The varicella-zoster virus is responsible for chickenpox. It generates a rash with small, fluid-filled blisters that is irritating. People who have never had chickenpox or who have not been vaccinated against it are highly contagious. Children can now be protected against chickenpox with the use of a vaccine. The Centers for Disease Control and Prevention in the United States recommends routine vaccination (CDC).
Chickenpox infection causes an itchy blister rash that emerges 10 to 21 days after exposure to the virus and lasts about five to ten days. The following signs and symptoms may emerge one to two days before the rash:
-Irritable bowel syndrome
The chickenpox rash goes through three stages after it appears:
-Papules (raised pink or red pimples) that appear over several days
-Small fluid-filled blisters (vesicles) that form in a day or two and then burst and leak.
-Crusts and scabs that form over burst blisters and take many days to heal
-Because new bumps form every few days, you may experience all three stages of the rash at the same time: bumps, blisters, and scabbed sores. Before the rash forms, you can spread the virus to other people for up to 48 hours, and the virus stays contagious until all broken blisters have crusted over.
In healthy youngsters, the condition is usually minor. The rash can cover the entire body in extreme cases, with lesions forming in the mouth, eyes, and mucous membranes of the urethra, anus, and vagina.
When should you see a doctor?
Consult your doctor if you suspect you or your kid has chickenpox. He or she can typically identify chickenpox by looking at the rash and taking into account other symptoms. If required, your doctor can give drugs to reduce the severity of chickenpox and manage complications. To avoid infecting others in the waiting area, call early for an appointment and mention that you or your child may have chickenpox.
Also, tell your doctor if:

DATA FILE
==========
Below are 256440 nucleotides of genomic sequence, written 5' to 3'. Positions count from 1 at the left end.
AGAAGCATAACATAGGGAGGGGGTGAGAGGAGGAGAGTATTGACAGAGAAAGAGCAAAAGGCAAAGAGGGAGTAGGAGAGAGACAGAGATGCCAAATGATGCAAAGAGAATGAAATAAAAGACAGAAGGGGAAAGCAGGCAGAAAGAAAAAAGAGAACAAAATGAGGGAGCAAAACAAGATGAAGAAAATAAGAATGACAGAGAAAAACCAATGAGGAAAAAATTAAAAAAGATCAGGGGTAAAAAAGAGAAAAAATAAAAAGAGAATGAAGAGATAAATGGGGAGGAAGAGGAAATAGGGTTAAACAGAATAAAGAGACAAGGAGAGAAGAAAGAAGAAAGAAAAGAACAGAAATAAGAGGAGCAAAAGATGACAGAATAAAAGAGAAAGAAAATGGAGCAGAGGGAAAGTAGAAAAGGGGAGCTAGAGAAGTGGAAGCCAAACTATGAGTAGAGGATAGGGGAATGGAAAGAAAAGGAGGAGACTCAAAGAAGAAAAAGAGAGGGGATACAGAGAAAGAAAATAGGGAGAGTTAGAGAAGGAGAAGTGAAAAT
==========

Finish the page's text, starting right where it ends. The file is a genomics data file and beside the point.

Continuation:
-The rash appears to have expanded to one or both eyes.
-The rash becomes extremely red, heated, and sensitive. This could be a sign of a secondary bacterial infection on the skin.
-The rash is accompanied by dizziness, disorientation, rapid heartbeat, shortness of breath, tremors, lack of muscular coordination, increasing cough, vomiting, stiff neck, or a temperature of over 102 degrees Fahrenheit (38.9 C).
-Anyone in the home who has an immune system problem or is under the age of six months.
The varicella-zoster virus causes chickenpox infection. Direct touch with the rash can cause it to spread. When a person with chickenpox coughs or sneezes and you inhale the air droplets, it can spread.
If you haven’t had chickenpox or haven’t had the chickenpox vaccine, your chances of getting infected with the varicella-zoster virus that causes chickenpox are increased. Vaccination is especially crucial for persons who work in child care or in schools.
Chickenpox immunity is common in those who have had chickenpox or who have been vaccinated against it. Chickenpox can be contracted more than once by a few people, but this is uncommon. If you’ve been vaccinated and still acquire chickenpox, your symptoms will usually be milder, with fewer blisters and a low to no fever.